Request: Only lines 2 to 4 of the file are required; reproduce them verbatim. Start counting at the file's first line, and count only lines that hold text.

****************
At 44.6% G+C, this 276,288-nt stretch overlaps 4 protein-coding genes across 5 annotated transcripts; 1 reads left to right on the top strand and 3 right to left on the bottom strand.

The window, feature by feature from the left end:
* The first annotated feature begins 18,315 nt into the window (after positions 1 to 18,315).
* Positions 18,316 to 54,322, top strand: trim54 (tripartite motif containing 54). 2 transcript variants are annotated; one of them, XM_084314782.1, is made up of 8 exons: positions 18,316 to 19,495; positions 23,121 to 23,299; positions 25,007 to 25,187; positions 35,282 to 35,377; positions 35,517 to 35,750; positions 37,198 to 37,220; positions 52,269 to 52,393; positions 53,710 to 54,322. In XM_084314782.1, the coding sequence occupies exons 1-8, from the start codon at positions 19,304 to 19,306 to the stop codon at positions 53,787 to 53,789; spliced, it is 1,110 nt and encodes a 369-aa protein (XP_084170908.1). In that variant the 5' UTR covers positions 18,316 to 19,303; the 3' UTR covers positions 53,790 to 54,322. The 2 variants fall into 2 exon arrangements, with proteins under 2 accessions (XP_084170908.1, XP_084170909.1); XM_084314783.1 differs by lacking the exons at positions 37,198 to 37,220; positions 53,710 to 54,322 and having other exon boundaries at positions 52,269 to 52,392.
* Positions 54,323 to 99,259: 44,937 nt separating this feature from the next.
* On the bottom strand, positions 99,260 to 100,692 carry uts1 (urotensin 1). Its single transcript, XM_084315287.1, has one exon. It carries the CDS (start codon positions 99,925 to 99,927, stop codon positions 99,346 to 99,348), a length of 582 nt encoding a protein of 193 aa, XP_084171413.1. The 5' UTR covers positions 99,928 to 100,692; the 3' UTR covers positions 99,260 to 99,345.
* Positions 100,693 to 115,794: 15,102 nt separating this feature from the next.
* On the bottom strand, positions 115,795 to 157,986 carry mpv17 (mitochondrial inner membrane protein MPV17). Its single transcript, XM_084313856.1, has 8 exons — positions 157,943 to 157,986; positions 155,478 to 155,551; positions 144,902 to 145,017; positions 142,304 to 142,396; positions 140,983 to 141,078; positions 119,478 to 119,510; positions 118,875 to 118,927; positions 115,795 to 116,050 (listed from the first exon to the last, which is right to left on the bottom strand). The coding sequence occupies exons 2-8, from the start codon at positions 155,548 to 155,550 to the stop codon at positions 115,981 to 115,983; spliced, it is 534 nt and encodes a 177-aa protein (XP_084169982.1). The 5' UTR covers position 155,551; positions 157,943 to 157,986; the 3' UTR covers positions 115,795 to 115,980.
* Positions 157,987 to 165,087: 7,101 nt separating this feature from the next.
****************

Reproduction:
The window, feature by feature from the left end:
* The first annotated feature begins 18,315 nt into the window (after positions 1 to 18,315).
* Positions 18,316 to 54,322, top strand: trim54 (tripartite motif containing 54). 2 transcript variants are annotated; one of them, XM_084314782.1, is made up of 8 exons: positions 18,316 to 19,495; positions 23,121 to 23,299; positions 25,007 to 25,187; positions 35,282 to 35,377; positions 35,517 to 35,750; positions 37,198 to 37,220; positions 52,269 to 52,393; positions 53,710 to 54,322. In XM_084314782.1, the coding sequence occupies exons 1-8, from the start codon at positions 19,304 to 19,306 to the stop codon at positions 53,787 to 53,789; spliced, it is 1,110 nt and encodes a 369-aa protein (XP_084170908.1). In that variant the 5' UTR covers positions 18,316 to 19,303; the 3' UTR covers positions 53,790 to 54,322. The 2 variants fall into 2 exon arrangements, with proteins under 2 accessions (XP_084170908.1, XP_084170909.1); XM_084314783.1 differs by lacking the exons at positions 37,198 to 37,220; positions 53,710 to 54,322 and having other exon boundaries at positions 52,269 to 52,392.